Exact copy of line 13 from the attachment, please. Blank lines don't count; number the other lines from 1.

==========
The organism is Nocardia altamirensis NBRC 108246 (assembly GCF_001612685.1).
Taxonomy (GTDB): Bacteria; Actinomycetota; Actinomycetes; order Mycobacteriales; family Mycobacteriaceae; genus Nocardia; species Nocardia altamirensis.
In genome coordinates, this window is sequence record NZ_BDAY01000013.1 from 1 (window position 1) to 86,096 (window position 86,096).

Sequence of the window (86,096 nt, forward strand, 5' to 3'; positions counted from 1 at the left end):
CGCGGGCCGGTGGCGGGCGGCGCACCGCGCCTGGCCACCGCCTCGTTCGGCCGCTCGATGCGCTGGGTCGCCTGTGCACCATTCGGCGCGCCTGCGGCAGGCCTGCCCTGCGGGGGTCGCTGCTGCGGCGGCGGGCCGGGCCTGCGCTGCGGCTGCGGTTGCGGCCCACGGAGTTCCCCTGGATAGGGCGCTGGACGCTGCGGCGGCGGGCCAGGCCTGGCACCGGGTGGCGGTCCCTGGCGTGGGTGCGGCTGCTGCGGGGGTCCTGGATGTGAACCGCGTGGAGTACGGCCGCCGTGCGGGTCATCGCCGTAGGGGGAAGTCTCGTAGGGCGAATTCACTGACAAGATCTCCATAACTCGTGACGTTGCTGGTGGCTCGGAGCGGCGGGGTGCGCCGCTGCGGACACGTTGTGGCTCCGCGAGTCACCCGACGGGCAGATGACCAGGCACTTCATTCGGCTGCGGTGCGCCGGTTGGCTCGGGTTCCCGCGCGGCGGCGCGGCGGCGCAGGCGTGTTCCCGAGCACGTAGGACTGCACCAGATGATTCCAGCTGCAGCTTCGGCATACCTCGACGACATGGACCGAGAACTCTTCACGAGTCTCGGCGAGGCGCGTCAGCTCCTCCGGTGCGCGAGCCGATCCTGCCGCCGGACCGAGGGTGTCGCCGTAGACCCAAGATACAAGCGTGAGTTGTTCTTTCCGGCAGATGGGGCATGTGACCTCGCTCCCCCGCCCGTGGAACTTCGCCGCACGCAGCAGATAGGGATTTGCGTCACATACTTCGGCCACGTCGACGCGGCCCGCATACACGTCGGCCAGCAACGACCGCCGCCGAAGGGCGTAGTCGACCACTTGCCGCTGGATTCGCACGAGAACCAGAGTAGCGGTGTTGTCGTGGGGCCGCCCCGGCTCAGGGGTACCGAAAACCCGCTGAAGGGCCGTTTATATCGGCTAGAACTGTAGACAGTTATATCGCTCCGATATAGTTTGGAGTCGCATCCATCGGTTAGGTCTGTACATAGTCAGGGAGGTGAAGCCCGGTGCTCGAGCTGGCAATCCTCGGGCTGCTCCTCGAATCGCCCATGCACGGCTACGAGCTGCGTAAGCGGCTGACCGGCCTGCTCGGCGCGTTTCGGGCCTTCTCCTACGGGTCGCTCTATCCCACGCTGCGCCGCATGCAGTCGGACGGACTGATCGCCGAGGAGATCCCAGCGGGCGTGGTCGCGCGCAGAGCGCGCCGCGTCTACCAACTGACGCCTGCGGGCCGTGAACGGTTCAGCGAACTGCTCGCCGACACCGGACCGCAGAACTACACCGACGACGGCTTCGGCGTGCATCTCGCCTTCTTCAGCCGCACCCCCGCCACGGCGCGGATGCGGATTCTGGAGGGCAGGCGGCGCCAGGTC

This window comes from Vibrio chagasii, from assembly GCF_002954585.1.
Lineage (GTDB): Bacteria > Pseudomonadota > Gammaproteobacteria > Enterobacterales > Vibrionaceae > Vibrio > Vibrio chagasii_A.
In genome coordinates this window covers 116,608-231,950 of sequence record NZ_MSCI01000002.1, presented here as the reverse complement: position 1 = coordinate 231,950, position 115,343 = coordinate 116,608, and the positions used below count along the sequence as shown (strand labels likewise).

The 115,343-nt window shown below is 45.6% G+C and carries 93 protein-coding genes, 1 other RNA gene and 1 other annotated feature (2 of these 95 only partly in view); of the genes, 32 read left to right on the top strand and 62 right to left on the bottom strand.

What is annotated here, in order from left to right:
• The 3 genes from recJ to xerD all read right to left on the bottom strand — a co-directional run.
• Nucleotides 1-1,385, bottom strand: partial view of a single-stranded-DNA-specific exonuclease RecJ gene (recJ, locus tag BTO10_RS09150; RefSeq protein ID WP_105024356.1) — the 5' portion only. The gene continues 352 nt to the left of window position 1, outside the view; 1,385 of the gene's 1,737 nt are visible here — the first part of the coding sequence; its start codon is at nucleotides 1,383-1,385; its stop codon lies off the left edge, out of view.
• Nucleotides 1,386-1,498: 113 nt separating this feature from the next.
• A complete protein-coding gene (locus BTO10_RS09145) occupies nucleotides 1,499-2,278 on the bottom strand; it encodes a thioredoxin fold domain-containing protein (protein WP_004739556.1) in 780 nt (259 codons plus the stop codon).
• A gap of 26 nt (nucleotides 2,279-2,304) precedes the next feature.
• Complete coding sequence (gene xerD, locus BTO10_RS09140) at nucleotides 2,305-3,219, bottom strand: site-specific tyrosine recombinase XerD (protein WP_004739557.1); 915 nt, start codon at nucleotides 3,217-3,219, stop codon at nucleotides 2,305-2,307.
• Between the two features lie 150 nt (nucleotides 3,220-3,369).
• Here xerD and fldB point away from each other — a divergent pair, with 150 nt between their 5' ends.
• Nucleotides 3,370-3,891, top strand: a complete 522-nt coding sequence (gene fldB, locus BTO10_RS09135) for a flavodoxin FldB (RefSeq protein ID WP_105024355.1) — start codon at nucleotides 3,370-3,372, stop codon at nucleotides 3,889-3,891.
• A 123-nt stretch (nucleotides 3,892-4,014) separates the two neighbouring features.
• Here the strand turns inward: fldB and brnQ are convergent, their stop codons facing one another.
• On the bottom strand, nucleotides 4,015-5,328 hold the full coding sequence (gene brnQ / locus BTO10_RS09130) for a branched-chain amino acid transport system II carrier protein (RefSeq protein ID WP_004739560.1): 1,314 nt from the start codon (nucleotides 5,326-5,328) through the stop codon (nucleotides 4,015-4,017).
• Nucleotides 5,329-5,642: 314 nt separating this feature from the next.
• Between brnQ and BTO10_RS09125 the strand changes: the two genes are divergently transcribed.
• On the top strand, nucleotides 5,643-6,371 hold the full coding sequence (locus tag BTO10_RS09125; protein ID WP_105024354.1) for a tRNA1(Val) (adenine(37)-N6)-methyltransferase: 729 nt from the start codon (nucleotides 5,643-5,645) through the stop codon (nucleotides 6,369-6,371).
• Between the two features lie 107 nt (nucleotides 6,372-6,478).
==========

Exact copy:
• Nucleotides 1,386-1,498: 113 nt separating this feature from the next.